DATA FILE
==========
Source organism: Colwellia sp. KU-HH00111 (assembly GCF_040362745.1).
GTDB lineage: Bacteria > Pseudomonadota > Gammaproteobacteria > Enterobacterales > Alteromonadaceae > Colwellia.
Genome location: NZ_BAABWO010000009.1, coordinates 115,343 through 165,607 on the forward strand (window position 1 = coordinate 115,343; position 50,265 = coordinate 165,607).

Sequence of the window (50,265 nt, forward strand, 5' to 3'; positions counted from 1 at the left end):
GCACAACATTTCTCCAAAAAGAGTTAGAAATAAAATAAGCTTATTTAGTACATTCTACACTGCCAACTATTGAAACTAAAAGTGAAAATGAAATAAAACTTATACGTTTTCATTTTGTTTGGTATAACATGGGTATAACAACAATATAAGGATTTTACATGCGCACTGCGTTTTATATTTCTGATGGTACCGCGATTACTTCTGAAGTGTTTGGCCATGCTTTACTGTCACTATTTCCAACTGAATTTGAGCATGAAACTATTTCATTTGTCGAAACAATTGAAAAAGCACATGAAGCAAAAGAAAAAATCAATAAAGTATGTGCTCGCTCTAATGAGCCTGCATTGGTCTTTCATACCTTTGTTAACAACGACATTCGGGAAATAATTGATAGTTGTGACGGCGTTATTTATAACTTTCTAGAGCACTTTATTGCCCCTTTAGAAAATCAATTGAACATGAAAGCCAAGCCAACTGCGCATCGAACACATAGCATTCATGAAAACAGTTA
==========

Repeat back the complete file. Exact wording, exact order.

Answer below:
Source organism: Colwellia sp. KU-HH00111 (assembly GCF_040362745.1).
GTDB lineage: Bacteria > Pseudomonadota > Gammaproteobacteria > Enterobacterales > Alteromonadaceae > Colwellia.
Genome location: NZ_BAABWO010000009.1, coordinates 115,343 through 165,607 on the forward strand (window position 1 = coordinate 115,343; position 50,265 = coordinate 165,607).

Sequence of the window (50,265 nt, forward strand, 5' to 3'; positions counted from 1 at the left end):
GCACAACATTTCTCCAAAAAGAGTTAGAAATAAAATAAGCTTATTTAGTACATTCTACACTGCCAACTATTGAAACTAAAAGTGAAAATGAAATAAAACTTATACGTTTTCATTTTGTTTGGTATAACATGGGTATAACAACAATATAAGGATTTTACATGCGCACTGCGTTTTATATTTCTGATGGTACCGCGATTACTTCTGAAGTGTTTGGCCATGCTTTACTGTCACTATTTCCAACTGAATTTGAGCATGAAACTATTTCATTTGTCGAAACAATTGAAAAAGCACATGAAGCAAAAGAAAAAATCAATAAAGTATGTGCTCGCTCTAATGAGCCTGCATTGGTCTTTCATACCTTTGTTAACAACGACATTCGGGAAATAATTGATAGTTGTGACGGCGTTATTTATAACTTTCTAGAGCACTTTATTGCCCCTTTAGAAAATCAATTGAACATGAAAGCCAAGCCAACTGCGCATCGAACACATAGCATTCATGAAAACAGTTA